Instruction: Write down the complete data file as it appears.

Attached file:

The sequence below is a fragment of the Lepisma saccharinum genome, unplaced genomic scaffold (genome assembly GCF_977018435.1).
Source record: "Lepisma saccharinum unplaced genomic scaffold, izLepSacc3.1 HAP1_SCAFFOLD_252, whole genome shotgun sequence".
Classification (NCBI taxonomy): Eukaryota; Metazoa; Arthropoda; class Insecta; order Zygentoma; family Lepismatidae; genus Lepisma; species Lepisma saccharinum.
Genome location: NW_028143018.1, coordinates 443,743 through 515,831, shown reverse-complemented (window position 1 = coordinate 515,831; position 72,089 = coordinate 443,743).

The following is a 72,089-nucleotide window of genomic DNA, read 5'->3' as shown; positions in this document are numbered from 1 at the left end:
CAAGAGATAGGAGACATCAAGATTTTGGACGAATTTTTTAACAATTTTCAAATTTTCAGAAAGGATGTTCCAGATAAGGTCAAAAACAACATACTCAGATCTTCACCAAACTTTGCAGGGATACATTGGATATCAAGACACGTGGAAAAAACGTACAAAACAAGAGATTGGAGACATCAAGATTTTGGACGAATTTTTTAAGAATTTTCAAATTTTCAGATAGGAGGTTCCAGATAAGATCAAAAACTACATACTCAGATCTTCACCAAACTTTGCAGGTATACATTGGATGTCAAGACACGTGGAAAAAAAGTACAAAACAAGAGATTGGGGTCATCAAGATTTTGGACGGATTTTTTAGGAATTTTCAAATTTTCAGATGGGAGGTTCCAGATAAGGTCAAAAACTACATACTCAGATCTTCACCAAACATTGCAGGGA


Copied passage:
The sequence below is a fragment of the Lepisma saccharinum genome, unplaced genomic scaffold (genome assembly GCF_977018435.1).
Source record: "Lepisma saccharinum unplaced genomic scaffold, izLepSacc3.1 HAP1_SCAFFOLD_252, whole genome shotgun sequence".
Classification (NCBI taxonomy): Eukaryota; Metazoa; Arthropoda; class Insecta; order Zygentoma; family Lepismatidae; genus Lepisma; species Lepisma saccharinum.
Genome location: NW_028143018.1, coordinates 443,743 through 515,831, shown reverse-complemented (window position 1 = coordinate 515,831; position 72,089 = coordinate 443,743).

The following is a 72,089-nucleotide window of genomic DNA, read 5'->3' as shown; positions in this document are numbered from 1 at the left end:
CAAGAGATAGGAGACATCAAGATTTTGGACGAATTTTTTAACAATTTTCAAATTTTCAGAAAGGATGTTCCAGATAAGGTCAAAAACAACATACTCAGATCTTCACCAAACTTTGCAGGGATACATTGGATATCAAGACACGTGGAAAAAACGTACAAAACAAGAGATTGGAGACATCAAGATTTTGGACGAATTTTTTAAGAATTTTCAAATTTTCAGATAGGAGGTTCCAGATAAGATCAAAAACTACATACTCAGATCTTCACCAAACTTTGCAGGTATACATTGGATGTCAAGACACGTGGAAAAAAAGTACAAAACAAGAGATTGGGGTCATCAAGATTTTGGACGGATTTTTTAGGAATTTTCAAATTTTCAGATGGGAGGTTCCAGATAAGGTCAAAAACTACATACTCAGATCTTCACCAAACATTGCAGGGA